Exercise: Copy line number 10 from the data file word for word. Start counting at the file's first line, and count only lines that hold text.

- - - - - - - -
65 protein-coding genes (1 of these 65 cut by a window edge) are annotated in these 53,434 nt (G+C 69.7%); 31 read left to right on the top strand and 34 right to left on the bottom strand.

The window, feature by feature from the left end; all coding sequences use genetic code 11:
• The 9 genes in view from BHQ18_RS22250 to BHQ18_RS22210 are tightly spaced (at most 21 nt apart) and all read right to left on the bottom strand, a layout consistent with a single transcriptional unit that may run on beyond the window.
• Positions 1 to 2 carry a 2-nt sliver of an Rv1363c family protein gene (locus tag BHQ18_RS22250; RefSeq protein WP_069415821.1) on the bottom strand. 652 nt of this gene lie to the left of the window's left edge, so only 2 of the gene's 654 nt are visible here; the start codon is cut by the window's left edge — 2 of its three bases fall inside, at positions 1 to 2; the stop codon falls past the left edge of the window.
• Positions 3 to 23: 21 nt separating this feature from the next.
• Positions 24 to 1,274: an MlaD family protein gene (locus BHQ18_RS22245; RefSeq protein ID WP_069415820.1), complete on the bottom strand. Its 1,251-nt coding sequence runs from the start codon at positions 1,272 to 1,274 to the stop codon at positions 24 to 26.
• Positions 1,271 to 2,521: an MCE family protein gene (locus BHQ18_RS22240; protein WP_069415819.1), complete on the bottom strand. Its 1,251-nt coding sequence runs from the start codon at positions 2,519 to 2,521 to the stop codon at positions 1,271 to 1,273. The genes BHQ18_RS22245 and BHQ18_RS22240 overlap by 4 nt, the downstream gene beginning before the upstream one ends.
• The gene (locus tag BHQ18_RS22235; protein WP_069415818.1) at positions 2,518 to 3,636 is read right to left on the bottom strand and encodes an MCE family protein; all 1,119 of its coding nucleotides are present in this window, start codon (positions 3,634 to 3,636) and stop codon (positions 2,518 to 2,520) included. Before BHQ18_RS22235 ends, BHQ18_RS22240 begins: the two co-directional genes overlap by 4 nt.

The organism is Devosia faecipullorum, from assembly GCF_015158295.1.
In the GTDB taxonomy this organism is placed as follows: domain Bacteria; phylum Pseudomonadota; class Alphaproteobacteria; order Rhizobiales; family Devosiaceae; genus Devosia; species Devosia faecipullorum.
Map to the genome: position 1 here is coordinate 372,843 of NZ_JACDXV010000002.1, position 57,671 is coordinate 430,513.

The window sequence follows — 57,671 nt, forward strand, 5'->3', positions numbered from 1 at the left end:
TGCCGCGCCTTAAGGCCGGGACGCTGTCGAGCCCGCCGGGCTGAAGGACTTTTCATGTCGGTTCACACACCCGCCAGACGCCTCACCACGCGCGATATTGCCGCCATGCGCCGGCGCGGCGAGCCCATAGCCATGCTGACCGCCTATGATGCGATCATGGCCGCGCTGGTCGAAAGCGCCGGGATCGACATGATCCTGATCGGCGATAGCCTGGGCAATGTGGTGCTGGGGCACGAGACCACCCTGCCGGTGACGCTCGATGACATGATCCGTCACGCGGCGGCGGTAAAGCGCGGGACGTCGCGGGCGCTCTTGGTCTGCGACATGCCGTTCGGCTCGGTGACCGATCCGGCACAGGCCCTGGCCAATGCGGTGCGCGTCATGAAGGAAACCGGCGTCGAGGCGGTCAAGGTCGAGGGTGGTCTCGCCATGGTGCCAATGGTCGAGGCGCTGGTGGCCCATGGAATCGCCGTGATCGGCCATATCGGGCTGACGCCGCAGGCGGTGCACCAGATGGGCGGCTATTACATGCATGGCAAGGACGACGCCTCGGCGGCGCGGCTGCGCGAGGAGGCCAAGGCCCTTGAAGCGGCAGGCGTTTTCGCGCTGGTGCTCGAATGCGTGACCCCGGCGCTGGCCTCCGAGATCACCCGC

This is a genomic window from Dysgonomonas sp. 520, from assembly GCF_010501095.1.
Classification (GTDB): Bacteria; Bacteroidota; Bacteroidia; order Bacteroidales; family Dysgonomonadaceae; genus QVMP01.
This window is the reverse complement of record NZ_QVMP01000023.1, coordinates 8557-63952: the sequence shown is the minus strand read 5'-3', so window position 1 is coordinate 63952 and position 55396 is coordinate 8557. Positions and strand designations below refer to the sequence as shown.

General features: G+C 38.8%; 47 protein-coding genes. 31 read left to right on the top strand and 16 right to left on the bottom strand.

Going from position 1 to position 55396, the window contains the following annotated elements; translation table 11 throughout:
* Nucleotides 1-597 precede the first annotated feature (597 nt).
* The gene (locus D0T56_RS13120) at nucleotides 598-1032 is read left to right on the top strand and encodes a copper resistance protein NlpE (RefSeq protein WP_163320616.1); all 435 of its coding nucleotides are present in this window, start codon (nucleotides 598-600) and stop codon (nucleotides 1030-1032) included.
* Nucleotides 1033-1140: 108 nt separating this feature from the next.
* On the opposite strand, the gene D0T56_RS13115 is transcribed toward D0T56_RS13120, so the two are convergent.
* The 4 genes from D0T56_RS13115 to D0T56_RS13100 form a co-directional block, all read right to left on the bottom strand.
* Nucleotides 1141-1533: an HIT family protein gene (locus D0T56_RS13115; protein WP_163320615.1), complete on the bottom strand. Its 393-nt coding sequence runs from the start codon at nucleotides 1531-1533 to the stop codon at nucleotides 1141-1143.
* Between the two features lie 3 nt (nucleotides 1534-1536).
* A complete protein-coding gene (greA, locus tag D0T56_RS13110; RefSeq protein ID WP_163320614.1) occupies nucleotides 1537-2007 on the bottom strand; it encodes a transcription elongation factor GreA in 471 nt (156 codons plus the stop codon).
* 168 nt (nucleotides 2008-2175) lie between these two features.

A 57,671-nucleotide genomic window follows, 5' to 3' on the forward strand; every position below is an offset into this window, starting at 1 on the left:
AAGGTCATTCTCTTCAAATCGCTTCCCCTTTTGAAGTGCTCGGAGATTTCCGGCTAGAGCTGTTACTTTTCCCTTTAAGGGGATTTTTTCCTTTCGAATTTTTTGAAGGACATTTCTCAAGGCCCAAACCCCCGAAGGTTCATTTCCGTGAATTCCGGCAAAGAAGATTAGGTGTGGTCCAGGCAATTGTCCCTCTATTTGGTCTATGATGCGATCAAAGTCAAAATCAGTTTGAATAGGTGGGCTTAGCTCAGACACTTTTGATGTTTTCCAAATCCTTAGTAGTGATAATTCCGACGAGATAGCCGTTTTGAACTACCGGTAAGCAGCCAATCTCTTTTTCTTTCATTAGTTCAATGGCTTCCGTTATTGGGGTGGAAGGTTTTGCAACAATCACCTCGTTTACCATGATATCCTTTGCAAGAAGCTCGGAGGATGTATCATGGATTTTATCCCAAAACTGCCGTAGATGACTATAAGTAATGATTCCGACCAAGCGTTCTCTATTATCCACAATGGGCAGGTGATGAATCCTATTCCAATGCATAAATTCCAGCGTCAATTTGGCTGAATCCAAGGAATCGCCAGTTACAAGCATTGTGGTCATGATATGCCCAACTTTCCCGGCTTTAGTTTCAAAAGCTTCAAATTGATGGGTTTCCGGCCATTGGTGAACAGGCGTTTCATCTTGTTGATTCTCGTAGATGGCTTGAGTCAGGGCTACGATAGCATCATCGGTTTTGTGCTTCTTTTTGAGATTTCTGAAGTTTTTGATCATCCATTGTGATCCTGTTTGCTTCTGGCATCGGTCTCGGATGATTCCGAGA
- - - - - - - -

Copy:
In the GTDB taxonomy this organism is placed as follows: domain Bacteria; phylum Pseudomonadota; class Alphaproteobacteria; order Rhizobiales; family Devosiaceae; genus Devosia; species Devosia faecipullorum.